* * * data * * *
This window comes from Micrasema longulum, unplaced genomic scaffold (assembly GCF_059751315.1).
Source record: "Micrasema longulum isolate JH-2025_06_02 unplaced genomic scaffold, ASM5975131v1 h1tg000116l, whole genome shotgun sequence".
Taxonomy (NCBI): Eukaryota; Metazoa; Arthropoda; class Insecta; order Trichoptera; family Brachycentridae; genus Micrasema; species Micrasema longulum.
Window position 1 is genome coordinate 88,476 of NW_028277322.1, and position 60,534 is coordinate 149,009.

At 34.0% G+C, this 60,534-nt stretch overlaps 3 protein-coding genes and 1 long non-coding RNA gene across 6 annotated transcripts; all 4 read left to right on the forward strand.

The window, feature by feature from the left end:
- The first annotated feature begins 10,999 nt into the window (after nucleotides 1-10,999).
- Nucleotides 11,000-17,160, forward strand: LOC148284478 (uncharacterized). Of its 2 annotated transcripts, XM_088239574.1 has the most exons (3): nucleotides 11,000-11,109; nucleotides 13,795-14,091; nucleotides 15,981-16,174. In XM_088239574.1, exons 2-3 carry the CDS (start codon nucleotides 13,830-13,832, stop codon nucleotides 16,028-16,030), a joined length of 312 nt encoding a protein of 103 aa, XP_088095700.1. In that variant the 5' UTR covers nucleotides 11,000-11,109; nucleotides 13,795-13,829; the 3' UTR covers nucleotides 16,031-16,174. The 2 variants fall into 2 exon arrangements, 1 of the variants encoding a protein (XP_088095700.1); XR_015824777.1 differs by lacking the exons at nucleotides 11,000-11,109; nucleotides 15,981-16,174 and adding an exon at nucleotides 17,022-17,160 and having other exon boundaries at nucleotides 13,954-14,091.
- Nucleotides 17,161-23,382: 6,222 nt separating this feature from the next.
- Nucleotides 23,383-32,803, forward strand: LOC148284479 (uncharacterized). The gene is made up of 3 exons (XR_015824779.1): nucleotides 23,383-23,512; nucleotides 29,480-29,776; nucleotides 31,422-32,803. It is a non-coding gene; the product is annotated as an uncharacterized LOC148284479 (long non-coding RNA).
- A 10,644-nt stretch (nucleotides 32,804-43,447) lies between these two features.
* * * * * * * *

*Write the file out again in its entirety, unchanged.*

This window comes from Micrasema longulum, unplaced genomic scaffold (assembly GCF_059751315.1).
Source record: "Micrasema longulum isolate JH-2025_06_02 unplaced genomic scaffold, ASM5975131v1 h1tg000116l, whole genome shotgun sequence".
Taxonomy (NCBI): Eukaryota; Metazoa; Arthropoda; class Insecta; order Trichoptera; family Brachycentridae; genus Micrasema; species Micrasema longulum.
Window position 1 is genome coordinate 88,476 of NW_028277322.1, and position 60,534 is coordinate 149,009.

At 34.0% G+C, this 60,534-nt stretch overlaps 3 protein-coding genes and 1 long non-coding RNA gene across 6 annotated transcripts; all 4 read left to right on the forward strand.

The window, feature by feature from the left end:
- The first annotated feature begins 10,999 nt into the window (after nucleotides 1-10,999).
- Nucleotides 11,000-17,160, forward strand: LOC148284478 (uncharacterized). Of its 2 annotated transcripts, XM_088239574.1 has the most exons (3): nucleotides 11,000-11,109; nucleotides 13,795-14,091; nucleotides 15,981-16,174. In XM_088239574.1, exons 2-3 carry the CDS (start codon nucleotides 13,830-13,832, stop codon nucleotides 16,028-16,030), a joined length of 312 nt encoding a protein of 103 aa, XP_088095700.1. In that variant the 5' UTR covers nucleotides 11,000-11,109; nucleotides 13,795-13,829; the 3' UTR covers nucleotides 16,031-16,174. The 2 variants fall into 2 exon arrangements, 1 of the variants encoding a protein (XP_088095700.1); XR_015824777.1 differs by lacking the exons at nucleotides 11,000-11,109; nucleotides 15,981-16,174 and adding an exon at nucleotides 17,022-17,160 and having other exon boundaries at nucleotides 13,954-14,091.
- Nucleotides 17,161-23,382: 6,222 nt separating this feature from the next.
- Nucleotides 23,383-32,803, forward strand: LOC148284479 (uncharacterized). The gene is made up of 3 exons (XR_015824779.1): nucleotides 23,383-23,512; nucleotides 29,480-29,776; nucleotides 31,422-32,803. It is a non-coding gene; the product is annotated as an uncharacterized LOC148284479 (long non-coding RNA).
- A 10,644-nt stretch (nucleotides 32,804-43,447) lies between these two features.